'Jaguar Ride' Is a Memoir From One of America’s Finest, Overlooked Musical Miscreants
We chat to Brian McMahon, founding member of 70s Ohio proto-punk legends the Electric Eels, about his new book.
Active in Cleveland and Columbus, Ohio from 1972 to 1975, the electric eels were one of America's quintessential proto-punk bands.
Though they only played five shows, the unhinged energy of their live performance, that often included vacuum cleaners, chainsaws and assault on audience members, became stuff of legend and helped cement the eels as one of the most important musical anomalies of the 70s.
Inspired in equal parts by The Kinks, Stooges, The Fugs and composer John Cage, founding members Dave E. McManus, vocals and clarinet, John Morton, lead guitar, and Brian McMahon, guitar all had strong personalities and were true originals.
The band broke up in 1976 without having released a record– their classic single "Agitated" was posthumously released in 1978 –but not before blazing a trail of loud and primitive low-concept rock.
Published by Hozac books, Jaguar Ride is Brian McMahon's detailed narrative of growing up weird in 60s suburbia and his experience in the eels and Cleveland's underground music scene of the 70s.
The 300-page memoir features previously unseen photos as well as stories and anecdotes from the inside circle of the electric eels and the freaks who ended up having such an enduring influence on the the international music underground.
Before the launch of Jaguar Ride we sent Brian some questions.
Noisey: The writing style, like the Eels music, takes a little while to adjust too but it is affective in presenting what was a weird and interesting time. Did you keep journals and diaries?
Brian McMahon: Thanks for complimenting my writing style in that way. As for journals, yes, I've always committed ideas and thoughts to paper and tape in disorganized fashion, all the while adding original sketches, photos, and found clippings along the way. Mary, who designed the book, identifies my natural writing style as an orchestration of words in visual counterpoint. And so she encouraged that same duality be extended in the book by pacing the visuals as tempos for the reader, an idea I more than like. Given the density of some passages, I allowed her full autonomy in selection and placement of all images to help readers' minds wander a bit. What we have then is a perfect fusion of my writing and her impressions.
The band's legacy is well documented but there is still a certain mystery and conjecture. Was the book a way to help break this down?
Yes, the musical legacy is well documented. The electric eels started as a myth that became a band, let us swirl forever in mystery and conjecture. I expect inclined readers will decide for themselves whether my book breaks the myth down or builds it up. My intentions were broader than a band book. Less a story about selling the who and more about telling the why.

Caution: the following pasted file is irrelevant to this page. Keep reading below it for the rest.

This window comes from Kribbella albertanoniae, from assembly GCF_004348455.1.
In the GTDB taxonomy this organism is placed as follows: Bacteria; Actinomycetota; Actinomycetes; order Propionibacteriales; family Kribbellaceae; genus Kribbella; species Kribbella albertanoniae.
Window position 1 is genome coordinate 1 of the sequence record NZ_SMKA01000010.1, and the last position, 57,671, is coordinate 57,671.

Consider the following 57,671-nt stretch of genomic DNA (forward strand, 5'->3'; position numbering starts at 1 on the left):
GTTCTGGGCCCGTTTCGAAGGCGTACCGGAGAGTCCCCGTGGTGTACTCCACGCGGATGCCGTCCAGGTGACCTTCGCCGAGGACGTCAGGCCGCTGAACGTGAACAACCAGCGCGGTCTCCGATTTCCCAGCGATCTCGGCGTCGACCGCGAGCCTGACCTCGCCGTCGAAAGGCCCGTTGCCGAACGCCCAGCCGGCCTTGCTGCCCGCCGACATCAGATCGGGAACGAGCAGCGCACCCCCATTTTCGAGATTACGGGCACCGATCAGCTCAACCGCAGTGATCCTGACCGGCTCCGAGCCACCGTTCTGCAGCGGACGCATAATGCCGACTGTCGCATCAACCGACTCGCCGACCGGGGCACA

The title is from your song. "Jaguar Ride." But it's kind of ironic as one of the song lyrics is "I got no words to describe my Jaguar ride, I don't know if it's wrong or right, all I got is some plans I made today for tonight."
Mary immediately caught the irony. She laughingly explained it to me, while giving general absolution for missing the straightforward point of it. Then she described the book as being the long form of a short song. But book and song have zero to do with one another. Save that I chose Jaguar Ride to be the book's title because it's the most well known of songs I wrote for the electric eels.
Where did you get the idea for the dOgMaN voice that keeps popping up in the book?
dOgMaN fell, exactly as you see him, from a suitcase full of miscellaneous papers, notes, drawings, set lists, and landed to stay on my writing desk. As work progressed, his personality began to take form, influenced by my usual writing companions, The Corgis: Lautrec and Emmett. But true to his adoptive inCorrigible Cardigan breed, dOgMaN not only inserted himself into the pages of the book, he gradually wrestled more face time than anyone else in the memoir.
Reading the book you realise that the band was made up of three very unique and colorful personalities. It's read as a number of stories rather than chapters. Dan Stewart described it, "as if Lou Reed's fantasy of collaborating with Raymond Chandler came to light."
Reed and Chandler are top shelf tastes in the joints where writers I read drink inspiration- so, yeah, I liked the ring of that right off! Thanks and appreciation to Dan Stewart, and other respected artist/reviewers who lit up my back cover.
Has John or Dave read the book? If not what do you think they will make of it?
Having not kept in touch much with John or Dave for the past few decades, I can't even guess if either of my old friends has read it, has any interest at all in reading it, or will make something of the book without ever reading a word of it. On the other hand, dOgMaN, says you could have asked him! ...Too late now.
'Jaguar Ride' is available for pre-oder now at Hozac Records.